Space Station and Flowers: New Growth Will Teach About Blooming Vegetables
In a first for the International Space Station (ISS), space researchers and travelers may be able to see zinnias -- a favorite bright flower of garden boxes everywhere -- growing in the protected environment of the space laboratory just after New Year's.
The zinnia seeds were recently activated as part of the ISS's Vegetable Production System (Veggie) . This is the first time a flowering crop will be included, and it will provide information about other flowering plants that could be produced in space, according to a release.
"Growing a flowering crop is more challenging than growing a vegetative crop such as lettuce," Gioia Massa, NASA Kennedy Space Center payload scientist for Veggie, in the release. "Lighting and other environmental parameters are more critical."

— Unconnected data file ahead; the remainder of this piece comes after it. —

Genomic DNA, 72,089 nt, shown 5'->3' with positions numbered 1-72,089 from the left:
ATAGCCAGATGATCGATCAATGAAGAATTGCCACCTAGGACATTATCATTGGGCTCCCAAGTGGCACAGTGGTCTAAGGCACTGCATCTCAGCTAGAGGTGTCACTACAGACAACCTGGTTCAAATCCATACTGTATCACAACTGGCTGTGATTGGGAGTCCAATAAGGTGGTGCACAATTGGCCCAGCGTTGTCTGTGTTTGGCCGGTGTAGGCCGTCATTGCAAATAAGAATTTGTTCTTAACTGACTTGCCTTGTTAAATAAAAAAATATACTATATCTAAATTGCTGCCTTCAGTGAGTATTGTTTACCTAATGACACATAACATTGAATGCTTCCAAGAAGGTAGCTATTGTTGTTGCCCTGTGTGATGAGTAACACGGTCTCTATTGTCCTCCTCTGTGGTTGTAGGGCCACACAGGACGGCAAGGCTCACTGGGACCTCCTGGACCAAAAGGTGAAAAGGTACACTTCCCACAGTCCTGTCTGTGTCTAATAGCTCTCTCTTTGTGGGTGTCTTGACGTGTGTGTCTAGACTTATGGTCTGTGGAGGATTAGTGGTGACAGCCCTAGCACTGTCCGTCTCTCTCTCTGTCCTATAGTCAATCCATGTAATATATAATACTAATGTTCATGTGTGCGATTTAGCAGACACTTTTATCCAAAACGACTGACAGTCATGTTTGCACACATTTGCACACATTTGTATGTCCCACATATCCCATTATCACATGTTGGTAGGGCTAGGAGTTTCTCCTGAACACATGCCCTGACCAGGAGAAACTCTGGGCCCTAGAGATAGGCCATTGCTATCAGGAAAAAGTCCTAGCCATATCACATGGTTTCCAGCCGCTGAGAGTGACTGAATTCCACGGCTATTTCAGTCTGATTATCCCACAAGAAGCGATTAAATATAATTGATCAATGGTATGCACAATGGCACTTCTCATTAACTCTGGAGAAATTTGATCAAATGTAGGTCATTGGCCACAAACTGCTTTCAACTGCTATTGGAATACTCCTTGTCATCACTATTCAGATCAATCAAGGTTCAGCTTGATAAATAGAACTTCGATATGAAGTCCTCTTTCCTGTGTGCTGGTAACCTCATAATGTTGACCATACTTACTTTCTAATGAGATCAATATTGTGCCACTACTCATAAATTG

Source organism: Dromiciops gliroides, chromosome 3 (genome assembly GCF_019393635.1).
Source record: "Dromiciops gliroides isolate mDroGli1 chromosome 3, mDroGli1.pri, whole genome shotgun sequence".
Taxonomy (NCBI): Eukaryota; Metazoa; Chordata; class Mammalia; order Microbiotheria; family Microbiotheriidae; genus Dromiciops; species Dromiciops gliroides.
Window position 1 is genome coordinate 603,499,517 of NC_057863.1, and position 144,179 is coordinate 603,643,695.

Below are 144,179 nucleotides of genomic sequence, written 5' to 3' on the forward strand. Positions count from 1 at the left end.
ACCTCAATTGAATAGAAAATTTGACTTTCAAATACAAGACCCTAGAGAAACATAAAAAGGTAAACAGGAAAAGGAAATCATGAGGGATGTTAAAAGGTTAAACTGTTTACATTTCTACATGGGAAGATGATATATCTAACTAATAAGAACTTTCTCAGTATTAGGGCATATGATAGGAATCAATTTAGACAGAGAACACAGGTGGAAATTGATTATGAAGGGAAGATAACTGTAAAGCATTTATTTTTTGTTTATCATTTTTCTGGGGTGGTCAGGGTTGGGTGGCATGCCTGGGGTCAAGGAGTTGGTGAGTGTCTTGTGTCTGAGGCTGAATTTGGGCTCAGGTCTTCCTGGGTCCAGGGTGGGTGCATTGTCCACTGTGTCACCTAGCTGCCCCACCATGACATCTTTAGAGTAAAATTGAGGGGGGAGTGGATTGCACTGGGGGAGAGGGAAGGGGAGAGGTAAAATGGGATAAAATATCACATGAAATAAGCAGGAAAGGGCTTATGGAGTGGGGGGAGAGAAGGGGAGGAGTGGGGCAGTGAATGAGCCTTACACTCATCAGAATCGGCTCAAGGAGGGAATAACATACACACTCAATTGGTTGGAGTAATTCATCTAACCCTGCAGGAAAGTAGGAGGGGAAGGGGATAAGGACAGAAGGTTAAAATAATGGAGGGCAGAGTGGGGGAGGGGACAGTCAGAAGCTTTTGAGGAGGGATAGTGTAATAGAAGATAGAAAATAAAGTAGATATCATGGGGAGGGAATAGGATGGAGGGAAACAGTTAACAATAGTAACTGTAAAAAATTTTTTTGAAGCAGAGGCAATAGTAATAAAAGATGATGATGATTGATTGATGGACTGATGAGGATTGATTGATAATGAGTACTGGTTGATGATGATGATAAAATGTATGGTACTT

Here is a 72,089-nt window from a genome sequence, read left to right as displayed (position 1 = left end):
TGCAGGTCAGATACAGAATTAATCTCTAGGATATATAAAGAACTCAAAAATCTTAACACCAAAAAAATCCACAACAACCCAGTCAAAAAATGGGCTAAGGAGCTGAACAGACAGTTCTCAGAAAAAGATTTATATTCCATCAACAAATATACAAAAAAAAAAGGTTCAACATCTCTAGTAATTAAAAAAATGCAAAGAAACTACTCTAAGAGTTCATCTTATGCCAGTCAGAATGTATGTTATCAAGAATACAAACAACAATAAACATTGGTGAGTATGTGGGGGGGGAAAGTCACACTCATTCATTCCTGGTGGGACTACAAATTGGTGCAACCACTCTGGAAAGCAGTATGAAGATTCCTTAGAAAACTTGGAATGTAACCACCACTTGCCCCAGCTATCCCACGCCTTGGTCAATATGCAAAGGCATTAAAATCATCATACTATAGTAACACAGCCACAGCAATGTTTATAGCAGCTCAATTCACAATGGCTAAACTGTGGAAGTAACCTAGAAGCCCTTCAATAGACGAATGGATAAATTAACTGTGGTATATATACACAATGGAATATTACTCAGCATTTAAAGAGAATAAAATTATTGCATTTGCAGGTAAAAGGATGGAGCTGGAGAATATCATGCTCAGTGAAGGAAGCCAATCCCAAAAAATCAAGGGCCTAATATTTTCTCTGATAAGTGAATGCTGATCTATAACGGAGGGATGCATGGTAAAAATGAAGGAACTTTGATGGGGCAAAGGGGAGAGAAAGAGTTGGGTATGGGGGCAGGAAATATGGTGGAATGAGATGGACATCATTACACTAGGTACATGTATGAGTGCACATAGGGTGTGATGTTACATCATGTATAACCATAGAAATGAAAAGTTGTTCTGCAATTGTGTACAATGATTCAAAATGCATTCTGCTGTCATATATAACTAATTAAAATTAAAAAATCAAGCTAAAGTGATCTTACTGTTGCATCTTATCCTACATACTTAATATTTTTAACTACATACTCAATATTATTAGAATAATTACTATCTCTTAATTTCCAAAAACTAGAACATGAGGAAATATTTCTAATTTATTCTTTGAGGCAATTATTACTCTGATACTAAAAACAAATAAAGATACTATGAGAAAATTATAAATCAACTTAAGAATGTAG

In order to encourage the zinnias, Lindgren will switch on red, blue and green LED lights, turn on the water and nutrient system to the Veggie system, and keep an eye on plant growth. The zinnias will take about 60 days to mature, which is twice as slow as the Outredgeous red romaine lettuce that previously grew on the space station.
The growth cycle will be accompanied by LED lights on for 10 hours and off for 14 hours, the release confirmed.
Learning more about how to grow flowering plants will be the precursor to knowing enough to grow fruiting plants, such as tomatoes, noted Trent Smith, program manager of Veggie at Kennedy, in the release.
Other study areas regarding the zinnias will be seed stow and germination for long periods; pollen and whether it will be an issue; and crew-morale impacts. Tomato plants are planned for 2017, the release confirmed. Veggie is the product of Orbital Technologies Corp. (ORBITEC) in Madison, Wis.
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